If the member of the A-team asks for your input, keep your responses short and factual, never emotional.

What you’re aiming for are responses that only deal with the facts at hand, not how you or they feel about them. Abusers love drama, and they’ll try to create one whenever possible because it puts them in control. Your job by using Grey Rock is to retain your control and stay out of the drama.

Does it work?

how to deal with a horrible boss

Hell yes.

In part, that’s because being a professional requires us to stick to the facts and avoid drama, right? Moreover, it works because members of the A-team cloak their desire for drama in concerns about job performance or outcomes.

When we focus on the facts and not the drama, we remove their power.

They’ve still delivered the message, but they didn’t get their little jollies off in the process so they’ll move on to another Target where they can do that.

I’ve witnessed this first-hand at my last place of employment. My members of the A-team were drama incarnate and when I went “Grey Rock” they started to avoid me. Not only that, they started to treat me with a damned sight more respect.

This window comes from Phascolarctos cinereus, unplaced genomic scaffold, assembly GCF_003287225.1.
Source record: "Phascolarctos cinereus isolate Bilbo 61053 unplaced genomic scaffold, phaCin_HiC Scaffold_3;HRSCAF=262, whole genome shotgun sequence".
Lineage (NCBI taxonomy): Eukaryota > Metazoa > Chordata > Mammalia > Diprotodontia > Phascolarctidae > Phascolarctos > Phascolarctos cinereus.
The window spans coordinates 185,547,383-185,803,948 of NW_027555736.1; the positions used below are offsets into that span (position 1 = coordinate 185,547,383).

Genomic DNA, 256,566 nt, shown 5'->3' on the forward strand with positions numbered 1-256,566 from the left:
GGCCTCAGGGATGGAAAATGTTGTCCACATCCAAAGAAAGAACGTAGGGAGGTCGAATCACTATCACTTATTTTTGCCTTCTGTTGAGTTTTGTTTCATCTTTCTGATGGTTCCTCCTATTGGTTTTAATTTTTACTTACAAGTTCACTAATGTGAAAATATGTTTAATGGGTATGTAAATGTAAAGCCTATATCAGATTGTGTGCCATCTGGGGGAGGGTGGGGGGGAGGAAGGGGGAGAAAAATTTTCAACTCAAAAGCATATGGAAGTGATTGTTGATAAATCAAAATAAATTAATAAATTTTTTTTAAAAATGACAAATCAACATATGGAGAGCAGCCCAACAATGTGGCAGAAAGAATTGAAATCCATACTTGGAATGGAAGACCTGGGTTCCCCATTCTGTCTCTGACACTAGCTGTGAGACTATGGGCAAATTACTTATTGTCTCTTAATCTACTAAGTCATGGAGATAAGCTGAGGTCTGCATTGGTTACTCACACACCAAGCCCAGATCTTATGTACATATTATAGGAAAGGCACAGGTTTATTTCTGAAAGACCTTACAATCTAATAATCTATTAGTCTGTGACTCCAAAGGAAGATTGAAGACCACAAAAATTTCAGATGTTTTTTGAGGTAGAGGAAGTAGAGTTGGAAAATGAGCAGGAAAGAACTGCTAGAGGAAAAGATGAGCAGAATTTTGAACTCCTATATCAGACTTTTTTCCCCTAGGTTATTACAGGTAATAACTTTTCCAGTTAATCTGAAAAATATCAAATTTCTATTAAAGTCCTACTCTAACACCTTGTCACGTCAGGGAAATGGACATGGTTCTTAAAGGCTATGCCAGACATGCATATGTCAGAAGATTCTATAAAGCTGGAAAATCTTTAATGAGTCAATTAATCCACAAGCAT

Why?

Because they didn’t “get” me anymore. They couldn’t figure out my triggers or where to push to get a reaction because I’d taken them all away. Grey Rock makes you the very thing that abusers hate most: someone they can’t control.

Step 4: Let it go.

how to deal with a horrible boss

If you’ve just been inspired to sing that famous line from “Frozen” here, please go right ahead. Sing it loud and sing it proud, because I really hope it’s going to become your new mantra.

You know that feeling when you’re anxious, stressed and depressed about, well, pretty much everything if you’re a teacher?

That’s happening because you haven’t let it go yet.

You’re heavily emotionally invested in whatever is occurring and what’s driving those feelings of anxiety is one of two things: Fear or Shame.

Let’s do a quick inventory.

If your anxiety is fear-driven, one or more of these will probably ring true for you:

Fear of failure; Fear of letting yourself down; Fear of letting down the students; Fear of loss of position; Fear of loss of resources.

If your anxiety is Shame driven, one or more of these will probably ring true for you: